Breaking New Ground—Stories from Defence Construction Breaking_new_ground - Page 35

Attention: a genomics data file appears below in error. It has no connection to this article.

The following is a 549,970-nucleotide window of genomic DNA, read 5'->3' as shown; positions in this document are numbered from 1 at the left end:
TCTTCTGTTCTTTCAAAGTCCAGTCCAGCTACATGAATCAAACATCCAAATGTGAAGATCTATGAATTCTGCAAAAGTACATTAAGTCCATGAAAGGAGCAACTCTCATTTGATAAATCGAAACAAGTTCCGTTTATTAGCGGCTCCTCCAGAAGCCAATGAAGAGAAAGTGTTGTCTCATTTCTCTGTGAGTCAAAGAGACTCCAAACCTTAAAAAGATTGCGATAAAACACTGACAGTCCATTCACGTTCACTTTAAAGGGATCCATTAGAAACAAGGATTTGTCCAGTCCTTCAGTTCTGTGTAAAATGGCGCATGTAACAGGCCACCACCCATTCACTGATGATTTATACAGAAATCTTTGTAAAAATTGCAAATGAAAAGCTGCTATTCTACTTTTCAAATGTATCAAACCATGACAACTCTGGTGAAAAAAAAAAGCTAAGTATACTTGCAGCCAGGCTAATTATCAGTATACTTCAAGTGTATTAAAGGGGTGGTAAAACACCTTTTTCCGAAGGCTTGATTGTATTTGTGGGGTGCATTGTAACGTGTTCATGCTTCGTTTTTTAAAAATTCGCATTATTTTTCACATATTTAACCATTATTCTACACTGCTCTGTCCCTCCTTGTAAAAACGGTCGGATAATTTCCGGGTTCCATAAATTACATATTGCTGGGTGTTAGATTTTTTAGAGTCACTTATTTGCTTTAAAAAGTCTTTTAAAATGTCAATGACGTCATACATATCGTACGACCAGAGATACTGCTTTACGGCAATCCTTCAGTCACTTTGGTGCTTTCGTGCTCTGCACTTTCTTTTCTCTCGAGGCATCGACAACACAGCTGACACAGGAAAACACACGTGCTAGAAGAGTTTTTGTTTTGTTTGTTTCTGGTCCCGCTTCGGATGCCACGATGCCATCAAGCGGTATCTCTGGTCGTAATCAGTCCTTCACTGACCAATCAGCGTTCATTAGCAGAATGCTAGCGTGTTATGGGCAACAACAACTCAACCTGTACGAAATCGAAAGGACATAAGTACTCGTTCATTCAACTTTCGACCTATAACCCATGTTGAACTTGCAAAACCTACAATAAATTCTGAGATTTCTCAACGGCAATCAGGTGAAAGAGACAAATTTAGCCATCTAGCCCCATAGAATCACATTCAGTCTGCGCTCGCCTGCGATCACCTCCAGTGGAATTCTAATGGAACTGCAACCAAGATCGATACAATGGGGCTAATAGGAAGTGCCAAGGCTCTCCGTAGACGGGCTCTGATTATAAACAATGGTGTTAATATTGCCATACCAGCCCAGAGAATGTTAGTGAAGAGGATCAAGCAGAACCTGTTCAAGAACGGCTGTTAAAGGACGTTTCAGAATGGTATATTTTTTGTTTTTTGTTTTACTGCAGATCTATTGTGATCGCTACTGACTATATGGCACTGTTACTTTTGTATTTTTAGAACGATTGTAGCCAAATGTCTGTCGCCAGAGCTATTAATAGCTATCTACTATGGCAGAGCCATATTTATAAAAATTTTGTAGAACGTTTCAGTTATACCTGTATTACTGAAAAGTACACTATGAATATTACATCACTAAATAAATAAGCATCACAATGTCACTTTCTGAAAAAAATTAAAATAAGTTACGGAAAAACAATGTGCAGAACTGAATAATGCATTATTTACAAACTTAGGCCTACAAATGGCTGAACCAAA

During the Cold War, Canada and the United States strung a Distant Early Warning (DEW) Line consisting of a system of radar stations across the Arctic, including this one at Cambridge Bay, then part of the Northwest Territories, in 1960. Following a brief stint as a pile inspector, something I did not take to (ensuring the piles were belled out at the bottom), I was posted to Churchill, where I arrived by train on a cold day in May of 1954. Churchill was a bit like an old western movie, what with the old-style station and board walk… My principal job was to prepare rock quantities removed by blasting for the Utilidors that carried the services to the buildings. Churchill (which at the time was establishing the Churchill Rocket Research Range) was a joint U.S. and Canadian Army camp and I was assigned to building F-25, attached to the Sergeant’s mess and bar where we were royally fed and the majority drank. Not a great thing for a 19-year-old with no other facilities to hold his interest… In those days we were paid a Northern Allowance, which in my case amounted to one hundred dollars above my normal wage, which seemed like a lot of money at the time; unfortunately, most of it wound up in the cash register of the bar… It was an experience that I would not recommend to other youngsters, but one that I’m glad I had. BREAKING NEW GROUND DEFENCE CONSTRUCTION CANADA During the winter of 1954, we had an opportunity to stay with CMHC or transfer to the new Defence Construction (1951) Limited. I believe the majority of us went to DCL. I had the opportunity to return to Churchill in 1988 as Chairman of the Manitoba Housing Authority. The railway station was still the same… but the base is completely gone. What once was a thriving community of several hundred souls was no more, just a barren site overlooking the Bay. I can still hear the clinking of glasses. After a posting to Fort Osborne Barracks Site One in Winnipeg, part of the Home Station Development Programme for the Canadian army—where he was responsible for the inspection of site service work, the roads, sewer and water services and the steam lines that served the buildings—Neil Wither left DCL in 1956 for Red River Construction, of which he was president from 1964 until his retirement in December 2005. He was also instrumental in the formation of Trip Canada (The Road Information Program) and a founding member of The Coalition to Renew Canada’s Infrastructure. 25